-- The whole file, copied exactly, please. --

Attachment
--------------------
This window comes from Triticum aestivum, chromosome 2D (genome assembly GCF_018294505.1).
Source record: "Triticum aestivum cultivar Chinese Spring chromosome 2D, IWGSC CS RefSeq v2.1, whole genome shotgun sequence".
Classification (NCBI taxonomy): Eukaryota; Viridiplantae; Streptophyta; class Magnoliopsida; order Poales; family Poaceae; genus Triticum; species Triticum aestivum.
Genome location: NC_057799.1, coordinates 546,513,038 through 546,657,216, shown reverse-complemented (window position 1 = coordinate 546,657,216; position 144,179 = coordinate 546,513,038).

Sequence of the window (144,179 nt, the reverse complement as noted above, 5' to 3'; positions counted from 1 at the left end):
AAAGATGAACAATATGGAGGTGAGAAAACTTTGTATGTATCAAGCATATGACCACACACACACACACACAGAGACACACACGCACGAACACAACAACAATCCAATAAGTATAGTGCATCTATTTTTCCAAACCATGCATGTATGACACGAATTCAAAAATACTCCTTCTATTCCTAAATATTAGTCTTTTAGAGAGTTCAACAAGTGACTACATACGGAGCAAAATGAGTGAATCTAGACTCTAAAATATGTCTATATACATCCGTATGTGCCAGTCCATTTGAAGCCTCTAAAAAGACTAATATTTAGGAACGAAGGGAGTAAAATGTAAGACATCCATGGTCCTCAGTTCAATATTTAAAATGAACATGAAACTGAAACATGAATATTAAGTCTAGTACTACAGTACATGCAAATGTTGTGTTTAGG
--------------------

This window comes from Triticum aestivum, chromosome 2D (genome assembly GCF_018294505.1).
Source record: "Triticum aestivum cultivar Chinese Spring chromosome 2D, IWGSC CS RefSeq v2.1, whole genome shotgun sequence".
Classification (NCBI taxonomy): Eukaryota; Viridiplantae; Streptophyta; class Magnoliopsida; order Poales; family Poaceae; genus Triticum; species Triticum aestivum.
Genome location: NC_057799.1, coordinates 546,513,038 through 546,657,216, shown reverse-complemented (window position 1 = coordinate 546,657,216; position 144,179 = coordinate 546,513,038).

Sequence of the window (144,179 nt, the reverse complement as noted above, 5' to 3'; positions counted from 1 at the left end):
AAAGATGAACAATATGGAGGTGAGAAAACTTTGTATGTATCAAGCATATGACCACACACACACACACACAGAGACACACACGCACGAACACAACAACAATCCAATAAGTATAGTGCATCTATTTTTCCAAACCATGCATGTATGACACGAATTCAAAAATACTCCTTCTATTCCTAAATATTAGTCTTTTAGAGAGTTCAACAAGTGACTACATACGGAGCAAAATGAGTGAATCTAGACTCTAAAATATGTCTATATACATCCGTATGTGCCAGTCCATTTGAAGCCTCTAAAAAGACTAATATTTAGGAACGAAGGGAGTAAAATGTAAGACATCCATGGTCCTCAGTTCAATATTTAAAATGAACATGAAACTGAAACATGAATATTAAGTCTAGTACTACAGTACATGCAAATGTTGTGTTTAGG